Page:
"This Shabbat is Shabbat Bereshit," I say, "the Shabbat when we begin the cycle of Torah readings again with 'In the beginning...' -- or 'With beginnings...' -- or perhaps 'As God was beginning...'"
I'm speaking aloud to those who've come for Friday morning meditation at my synagogue. My eyes are closed but I know who else is in the room.
"It's a time of new beginnings for us too. What will we need as we enter into this new year?" I let the question float for a moment.
"Imagine that you're standing at the bottom of a flight of stairs," I say, "and at the top there is a door. Walk up the stairs slowly, one by one. When you reach the top, the door opens, and inside is -- you! An older version of you, one who has lived through this year to come and knows what you will need. Invite yourself in. Sit down together. And accept whatever gifts your future self has to offer."
We move into silence.
I am picturing the same room I have pictured before when I have done meditations like this. It is cosy and has windows on all sides; I think it's octagonal, like a room in the turret of an old Victorian. There are rugs and bookshelves and an overstuffed chair or two and probably somewhere there is a cat. On the table between the two chairs is a teapot and a pair of cups, and my older self pours me a cup of tea which warms my hands.
"You're here to get tools for the year to come," she says, and I nod. "Excellent. I was hoping you'd drop by."
The first thing she hands me is a fountain pen. I recognize it: it's Dad's old Mont Blanc, the one I loved so much as a kid, which he gave to me when I went off to college. "I haven't seen this in years," I marvel. My older self smiles. "So this is -- what, writing?"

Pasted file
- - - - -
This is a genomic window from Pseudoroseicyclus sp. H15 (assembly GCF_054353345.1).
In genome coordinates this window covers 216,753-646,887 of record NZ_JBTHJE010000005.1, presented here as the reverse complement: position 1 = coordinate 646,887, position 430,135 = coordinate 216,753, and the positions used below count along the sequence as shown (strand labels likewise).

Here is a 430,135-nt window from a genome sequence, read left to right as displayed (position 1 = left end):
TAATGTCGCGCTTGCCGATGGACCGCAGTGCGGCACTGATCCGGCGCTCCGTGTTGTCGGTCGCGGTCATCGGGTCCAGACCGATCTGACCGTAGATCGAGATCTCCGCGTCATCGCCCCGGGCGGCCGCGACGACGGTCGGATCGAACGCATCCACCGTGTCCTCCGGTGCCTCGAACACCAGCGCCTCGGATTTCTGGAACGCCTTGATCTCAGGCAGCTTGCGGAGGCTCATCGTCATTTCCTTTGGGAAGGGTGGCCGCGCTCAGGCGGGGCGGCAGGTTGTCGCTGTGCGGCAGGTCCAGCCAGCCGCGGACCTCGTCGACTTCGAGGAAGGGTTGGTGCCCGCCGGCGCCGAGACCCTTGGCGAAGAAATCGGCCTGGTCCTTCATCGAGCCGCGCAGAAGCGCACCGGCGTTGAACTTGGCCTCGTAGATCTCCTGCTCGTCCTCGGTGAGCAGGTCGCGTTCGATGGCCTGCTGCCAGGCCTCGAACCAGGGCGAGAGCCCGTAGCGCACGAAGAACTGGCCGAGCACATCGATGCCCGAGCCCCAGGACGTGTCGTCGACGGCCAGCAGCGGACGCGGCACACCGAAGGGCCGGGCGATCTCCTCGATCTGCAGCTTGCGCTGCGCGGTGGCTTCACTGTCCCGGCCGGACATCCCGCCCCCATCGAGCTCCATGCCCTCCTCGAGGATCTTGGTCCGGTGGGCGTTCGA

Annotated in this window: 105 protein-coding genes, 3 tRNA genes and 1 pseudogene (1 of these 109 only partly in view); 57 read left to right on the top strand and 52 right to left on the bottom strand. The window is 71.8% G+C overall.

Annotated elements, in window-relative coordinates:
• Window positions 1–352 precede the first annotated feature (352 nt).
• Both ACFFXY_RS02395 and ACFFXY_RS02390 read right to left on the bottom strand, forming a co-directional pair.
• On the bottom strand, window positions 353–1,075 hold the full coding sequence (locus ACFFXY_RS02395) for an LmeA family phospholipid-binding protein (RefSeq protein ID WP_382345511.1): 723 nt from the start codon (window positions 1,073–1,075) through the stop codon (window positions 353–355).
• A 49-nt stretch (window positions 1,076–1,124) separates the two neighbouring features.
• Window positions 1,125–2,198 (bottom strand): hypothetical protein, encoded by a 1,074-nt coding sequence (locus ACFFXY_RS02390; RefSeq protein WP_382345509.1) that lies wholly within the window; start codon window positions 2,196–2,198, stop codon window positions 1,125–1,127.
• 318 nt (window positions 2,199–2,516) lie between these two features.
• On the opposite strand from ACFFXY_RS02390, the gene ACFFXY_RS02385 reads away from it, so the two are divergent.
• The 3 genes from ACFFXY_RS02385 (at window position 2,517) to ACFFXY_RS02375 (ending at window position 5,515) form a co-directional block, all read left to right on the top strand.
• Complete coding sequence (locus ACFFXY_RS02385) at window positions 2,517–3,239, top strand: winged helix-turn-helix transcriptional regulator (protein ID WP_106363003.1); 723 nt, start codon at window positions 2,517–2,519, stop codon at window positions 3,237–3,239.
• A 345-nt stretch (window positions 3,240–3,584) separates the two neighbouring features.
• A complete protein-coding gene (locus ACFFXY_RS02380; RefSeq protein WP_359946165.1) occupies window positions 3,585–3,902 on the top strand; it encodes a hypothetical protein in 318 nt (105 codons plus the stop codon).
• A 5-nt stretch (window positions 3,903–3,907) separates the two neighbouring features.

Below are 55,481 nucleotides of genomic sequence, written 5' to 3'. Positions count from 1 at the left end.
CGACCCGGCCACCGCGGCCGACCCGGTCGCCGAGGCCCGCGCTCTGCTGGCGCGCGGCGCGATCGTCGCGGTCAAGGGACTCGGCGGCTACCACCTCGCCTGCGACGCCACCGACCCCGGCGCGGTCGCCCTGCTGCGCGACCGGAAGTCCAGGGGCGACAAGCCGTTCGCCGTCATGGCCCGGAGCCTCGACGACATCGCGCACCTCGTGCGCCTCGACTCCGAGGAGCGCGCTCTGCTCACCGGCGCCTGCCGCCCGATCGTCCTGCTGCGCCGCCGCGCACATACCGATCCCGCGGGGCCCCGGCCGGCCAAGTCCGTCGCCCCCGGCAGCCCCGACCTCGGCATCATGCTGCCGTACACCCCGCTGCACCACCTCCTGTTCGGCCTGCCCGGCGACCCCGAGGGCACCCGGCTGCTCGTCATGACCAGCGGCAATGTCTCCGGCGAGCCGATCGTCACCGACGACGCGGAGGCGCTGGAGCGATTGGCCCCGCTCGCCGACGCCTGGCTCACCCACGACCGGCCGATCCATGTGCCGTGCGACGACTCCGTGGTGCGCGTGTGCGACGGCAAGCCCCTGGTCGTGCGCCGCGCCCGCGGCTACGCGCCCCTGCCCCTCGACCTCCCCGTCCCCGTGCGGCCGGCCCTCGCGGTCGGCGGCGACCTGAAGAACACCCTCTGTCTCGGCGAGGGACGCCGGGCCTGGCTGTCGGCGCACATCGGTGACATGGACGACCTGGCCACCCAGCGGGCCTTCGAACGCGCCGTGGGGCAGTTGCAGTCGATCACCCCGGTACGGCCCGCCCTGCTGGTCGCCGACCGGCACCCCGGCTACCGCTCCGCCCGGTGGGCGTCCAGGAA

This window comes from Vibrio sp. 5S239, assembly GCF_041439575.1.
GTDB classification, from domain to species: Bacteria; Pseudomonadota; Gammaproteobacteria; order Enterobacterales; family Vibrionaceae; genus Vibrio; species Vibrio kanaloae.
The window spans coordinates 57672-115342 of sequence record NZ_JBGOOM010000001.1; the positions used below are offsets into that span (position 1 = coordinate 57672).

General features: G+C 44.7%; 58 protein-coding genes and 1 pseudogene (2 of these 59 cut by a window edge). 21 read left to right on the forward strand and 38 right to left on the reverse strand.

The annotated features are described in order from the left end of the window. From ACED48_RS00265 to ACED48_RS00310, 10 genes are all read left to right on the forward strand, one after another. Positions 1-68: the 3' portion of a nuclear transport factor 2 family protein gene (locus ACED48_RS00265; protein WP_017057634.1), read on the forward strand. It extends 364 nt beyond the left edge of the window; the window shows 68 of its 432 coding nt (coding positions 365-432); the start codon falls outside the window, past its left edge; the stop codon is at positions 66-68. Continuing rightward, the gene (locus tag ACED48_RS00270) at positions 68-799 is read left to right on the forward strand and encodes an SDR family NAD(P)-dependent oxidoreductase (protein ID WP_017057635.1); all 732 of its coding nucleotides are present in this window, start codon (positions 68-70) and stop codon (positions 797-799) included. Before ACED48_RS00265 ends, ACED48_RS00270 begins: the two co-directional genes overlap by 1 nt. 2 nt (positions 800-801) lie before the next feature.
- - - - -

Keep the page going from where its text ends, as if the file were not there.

She nods. "Writing is the best tool we have. Whatever the year brings, write through it. Write it while it's happening. Write what you remember after it's over. Write for yourself, write for an audience, just keep writing."
The second thing is my velvet tefillin bag. "I'm wearing these now," I say, because I am -- here in the sanctuary, where my body is sitting -- though I don't have tefillin on in my imagination.
"I know." She gives me a private little smile. "Consider this a reminder about spiritual practice in general. Davenen, meditation, laying tefillin, talking with Shekhinah in the car -- whatever you can do to remind yourself that you're part of something bigger than your own life and that you're connected with the Holy One of Blessing."
The third thing she hands me is a ball of string. "Tzitzit?" I hazard a guess, because I've been thinking about tzitzit lately, and she grins and shakes her head.
"Remember that exercise where you sit in a circle with a group of people and one person holds one end of a ball of string, and throws it to another, who throws it to another...?"
I nod; of course I do, we have the same memories.
"We're all connected," she continues. "One person tugs on the string, everyone in the circle feels the pull. The string represents your connections. Keep them alive and humming. Reach out to people when you need them. Trust that you're always part of a web of connection. You're never alone."
I place the pen, the tefillin bag, and the string into my purse.
We sip our tea. After a while I say "Sorry, I have to--"
"--have to go, I know," she finishes for me. "See you next time."
I return my attention to the sanctuary where I'm seated. "Whatever gifts you've received, tuck them away so they'll be safe," I say aloud. "Say thank you for them. And walk slowly back down the stairs, back to this place and time, back to where we are."
I wonder what gifts my fellow meditators received. And I resolve to follow my own directions, and to take five minutes to write this down before I forget.
Happy Shabbat Bereshit, everyone. Here's to starting the story anew.